Microbes under the microscope


We want to get rid of pathogens that invade our environment every day and make us sick, but do we need to kill all microorganisms?

But it is possible that in a world completely devoid of germs, we will not be able to live a healthy life.

Bacteria, viruses, and fungi can invade our bodies and multiply in our tissues, causing conditions that require medical attention, or release toxins, causing unpleasant reactions in our bodies, such as food poisoning. In case of such invasions, our immune system has special cells called white blood cells that protect our body by releasing a number of substances that destroy intruders. A healthy immune system is able to constantly resist several types of pathogens, but sometimes pathogens are in such numbers that our defense capabilities are not enough to defeat them. The immune system is powerless until it produces antibodies in sufficient quantities to defeat the infection, and it is at this time that the disease is most acute.

The treatment of such conditions consists in taking sufficient amounts of chemotherapy drugs: antibiotics to fight a bacterial infection, antifungal drugs to fight a fungal infection, and even antivirals, although these pathogens are much more difficult to destroy. All of these drugs are the product of years of research by chemists and pharmacists, and their use without medical supervision is quite problematic (for example, many people mistakenly use penicillin to treat viral infections). Our job is to end pathogens before they finish us.

There are two ways to reduce the number of harmful germs around us — cleaning and disinfection. Cleaning gets rid of visible dirt, and with it many pathogens, disinfection gets rid of invisible pollutants, in particular bacteria, and especially those that cause disease.

Where do pathogens most often hide? It is generally accepted that in homes they are most in the toilet and near the kitchen sink. Outside the home, we are primarily concerned with germs living in swimming pools, bars and restaurants, public toilets and hospitals.

Suspicions can also be raised in other places, which, however, we encounter much less often, these are morgues, slaughterhouses, laundries, dairy kitchens, food factories, air conditioners. All of these facilities have excellent conditions for the growth of harmful microbes.

Types of microbes

The enemy can appear to us in many shapes and sizes. Viruses are very small, about ten microns in size (that’s one ten-millionth of a meter), and can only be seen through an electron microscope. Bacteria are larger, although also invisible to the naked eye, they are a single cell ranging in size from 1 to 20 micrometers. Some of them have a thick cell wall and can be stained using the Hans Gram method, while other bacteria cannot be stained this way because their cell wall is much thinner. Those bacteria that stain with Gram are called Gram-positive, and those that do not stain in this way are called Gram-negative. Fungi range from single-celled organisms, such as yeast, with cell sizes on the order of five microns, to large and much more complex structures such as cap mushrooms. Some fungi that live harmlessly in the intestines can invade other parts of our body, causing disease.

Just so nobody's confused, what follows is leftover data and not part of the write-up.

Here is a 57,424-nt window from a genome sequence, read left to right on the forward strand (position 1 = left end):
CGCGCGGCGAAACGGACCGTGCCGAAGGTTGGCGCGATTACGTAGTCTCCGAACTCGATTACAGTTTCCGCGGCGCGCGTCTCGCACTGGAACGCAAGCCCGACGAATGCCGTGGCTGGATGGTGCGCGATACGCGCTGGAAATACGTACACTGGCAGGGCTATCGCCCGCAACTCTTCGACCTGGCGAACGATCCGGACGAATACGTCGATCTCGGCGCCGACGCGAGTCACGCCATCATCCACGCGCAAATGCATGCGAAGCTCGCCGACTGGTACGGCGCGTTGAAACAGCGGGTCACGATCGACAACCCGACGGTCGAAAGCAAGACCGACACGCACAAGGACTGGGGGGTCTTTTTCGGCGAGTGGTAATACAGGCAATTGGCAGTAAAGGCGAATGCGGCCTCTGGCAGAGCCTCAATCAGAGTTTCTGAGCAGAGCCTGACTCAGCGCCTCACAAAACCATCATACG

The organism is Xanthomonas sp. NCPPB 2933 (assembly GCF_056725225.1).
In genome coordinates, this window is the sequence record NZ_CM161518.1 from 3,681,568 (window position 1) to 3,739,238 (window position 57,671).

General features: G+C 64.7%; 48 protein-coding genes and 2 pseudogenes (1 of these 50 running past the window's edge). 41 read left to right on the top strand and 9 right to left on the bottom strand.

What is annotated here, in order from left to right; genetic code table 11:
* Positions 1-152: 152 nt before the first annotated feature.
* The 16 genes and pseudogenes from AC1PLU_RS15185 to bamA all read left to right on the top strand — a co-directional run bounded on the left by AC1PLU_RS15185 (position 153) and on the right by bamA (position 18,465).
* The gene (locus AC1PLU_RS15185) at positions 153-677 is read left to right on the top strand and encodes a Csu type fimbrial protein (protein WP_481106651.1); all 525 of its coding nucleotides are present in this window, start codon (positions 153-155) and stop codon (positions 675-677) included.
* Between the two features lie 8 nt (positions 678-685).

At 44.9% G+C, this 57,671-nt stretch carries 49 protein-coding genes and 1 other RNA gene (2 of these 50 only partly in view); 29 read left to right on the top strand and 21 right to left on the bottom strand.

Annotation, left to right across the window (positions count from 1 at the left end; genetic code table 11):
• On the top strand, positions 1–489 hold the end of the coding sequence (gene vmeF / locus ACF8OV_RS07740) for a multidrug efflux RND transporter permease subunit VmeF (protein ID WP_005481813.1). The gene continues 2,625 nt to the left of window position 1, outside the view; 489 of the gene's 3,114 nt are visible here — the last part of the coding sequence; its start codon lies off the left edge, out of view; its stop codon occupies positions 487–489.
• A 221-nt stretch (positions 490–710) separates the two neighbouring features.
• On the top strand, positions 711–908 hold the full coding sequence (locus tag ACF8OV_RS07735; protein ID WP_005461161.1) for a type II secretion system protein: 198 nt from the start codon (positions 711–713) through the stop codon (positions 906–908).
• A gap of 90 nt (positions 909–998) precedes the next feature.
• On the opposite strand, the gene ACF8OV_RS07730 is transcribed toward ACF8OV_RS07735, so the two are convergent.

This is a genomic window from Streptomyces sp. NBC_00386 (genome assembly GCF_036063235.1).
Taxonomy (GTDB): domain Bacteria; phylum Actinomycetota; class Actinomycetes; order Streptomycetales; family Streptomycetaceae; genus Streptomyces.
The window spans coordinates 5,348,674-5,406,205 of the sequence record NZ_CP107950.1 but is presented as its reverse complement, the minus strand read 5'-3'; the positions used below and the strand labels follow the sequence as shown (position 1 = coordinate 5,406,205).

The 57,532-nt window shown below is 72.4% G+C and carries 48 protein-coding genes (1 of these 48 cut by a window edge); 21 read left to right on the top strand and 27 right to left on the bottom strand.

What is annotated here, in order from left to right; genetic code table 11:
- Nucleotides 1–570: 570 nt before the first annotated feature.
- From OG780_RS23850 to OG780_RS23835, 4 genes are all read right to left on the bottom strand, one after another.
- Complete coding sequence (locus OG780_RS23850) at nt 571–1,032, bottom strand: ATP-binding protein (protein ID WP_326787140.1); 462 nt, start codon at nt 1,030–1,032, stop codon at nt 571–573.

The gram-positive bacteria that we most commonly suffer from include the following species: Clostridium perfingens, Staphylococcus and Listeria, which are associated with food poisoning; Enterococcus, which is especially abundant in feces; Propionobacterium acnes, which causes acne; Staphylococcus aureus — the cause of sepsis and boils; Streptococcus pyogenes, which causes angina; Streptococcus mutans is a bacterium that lives in dental plaque and leads to tooth decay.

Gram-negative bacteria include the following common species: Escherichia coli, which lives in the intestines; Klebsiella is the cause of hospital infections; Campylobacter — causing food poisoning, along with Salmonella enteritidis and Salmonella typhimurium; and Shigella sonnei, the causative agent of dysentery.

Pathogenic fungi include the following: Candida albicans — the causative agent of thrush of the oral cavity and vagina; Epidermophyton and Trichophyton, it is because of them that the athlete’s foot develops; the relatively harmless Malassezia furfur, which causes dandruff; and the much more serious ringworm pathogen Microsporum.

But most often we encounter a viral infection, especially a rhinovirus infection, accompanied by a constellation of symptoms that we often refer to as the common cold, and the more serious influenza virus. Another common viral infection is herpes, which causes sores around the mouth and genitals.

Source: based on the book by John Emsley «On the benefits and harms of the products we love to buy»

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